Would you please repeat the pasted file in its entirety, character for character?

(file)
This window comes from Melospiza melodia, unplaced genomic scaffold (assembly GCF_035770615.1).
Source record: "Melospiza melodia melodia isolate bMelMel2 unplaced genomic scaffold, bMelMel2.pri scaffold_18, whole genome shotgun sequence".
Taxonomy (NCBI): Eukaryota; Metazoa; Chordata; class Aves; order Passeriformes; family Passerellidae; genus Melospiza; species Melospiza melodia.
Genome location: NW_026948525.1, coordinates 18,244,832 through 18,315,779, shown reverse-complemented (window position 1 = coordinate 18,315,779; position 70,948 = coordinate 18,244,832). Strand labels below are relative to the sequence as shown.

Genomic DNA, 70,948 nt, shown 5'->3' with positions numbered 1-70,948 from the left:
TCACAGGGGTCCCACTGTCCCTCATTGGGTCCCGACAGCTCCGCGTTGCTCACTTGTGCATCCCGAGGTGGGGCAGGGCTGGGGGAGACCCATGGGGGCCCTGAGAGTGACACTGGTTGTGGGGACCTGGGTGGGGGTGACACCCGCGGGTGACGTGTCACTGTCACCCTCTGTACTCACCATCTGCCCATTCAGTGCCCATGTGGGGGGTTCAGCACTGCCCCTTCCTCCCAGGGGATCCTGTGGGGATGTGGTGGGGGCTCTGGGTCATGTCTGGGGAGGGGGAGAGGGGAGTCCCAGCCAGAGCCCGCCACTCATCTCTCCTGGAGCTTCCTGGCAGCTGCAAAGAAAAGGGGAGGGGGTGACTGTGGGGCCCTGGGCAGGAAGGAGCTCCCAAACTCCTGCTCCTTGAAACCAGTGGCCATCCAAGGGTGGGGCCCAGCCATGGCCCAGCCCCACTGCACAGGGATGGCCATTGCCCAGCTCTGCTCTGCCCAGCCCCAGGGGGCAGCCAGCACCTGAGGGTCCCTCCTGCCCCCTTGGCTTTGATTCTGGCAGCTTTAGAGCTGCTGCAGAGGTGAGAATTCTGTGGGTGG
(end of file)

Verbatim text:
This window comes from Melospiza melodia, unplaced genomic scaffold (assembly GCF_035770615.1).
Source record: "Melospiza melodia melodia isolate bMelMel2 unplaced genomic scaffold, bMelMel2.pri scaffold_18, whole genome shotgun sequence".
Taxonomy (NCBI): Eukaryota; Metazoa; Chordata; class Aves; order Passeriformes; family Passerellidae; genus Melospiza; species Melospiza melodia.
Genome location: NW_026948525.1, coordinates 18,244,832 through 18,315,779, shown reverse-complemented (window position 1 = coordinate 18,315,779; position 70,948 = coordinate 18,244,832). Strand labels below are relative to the sequence as shown.

Genomic DNA, 70,948 nt, shown 5'->3' with positions numbered 1-70,948 from the left:
TCACAGGGGTCCCACTGTCCCTCATTGGGTCCCGACAGCTCCGCGTTGCTCACTTGTGCATCCCGAGGTGGGGCAGGGCTGGGGGAGACCCATGGGGGCCCTGAGAGTGACACTGGTTGTGGGGACCTGGGTGGGGGTGACACCCGCGGGTGACGTGTCACTGTCACCCTCTGTACTCACCATCTGCCCATTCAGTGCCCATGTGGGGGGTTCAGCACTGCCCCTTCCTCCCAGGGGATCCTGTGGGGATGTGGTGGGGGCTCTGGGTCATGTCTGGGGAGGGGGAGAGGGGAGTCCCAGCCAGAGCCCGCCACTCATCTCTCCTGGAGCTTCCTGGCAGCTGCAAAGAAAAGGGGAGGGGGTGACTGTGGGGCCCTGGGCAGGAAGGAGCTCCCAAACTCCTGCTCCTTGAAACCAGTGGCCATCCAAGGGTGGGGCCCAGCCATGGCCCAGCCCCACTGCACAGGGATGGCCATTGCCCAGCTCTGCTCTGCCCAGCCCCAGGGGGCAGCCAGCACCTGAGGGTCCCTCCTGCCCCCTTGGCTTTGATTCTGGCAGCTTTAGAGCTGCTGCAGAGGTGAGAATTCTGTGGGTGG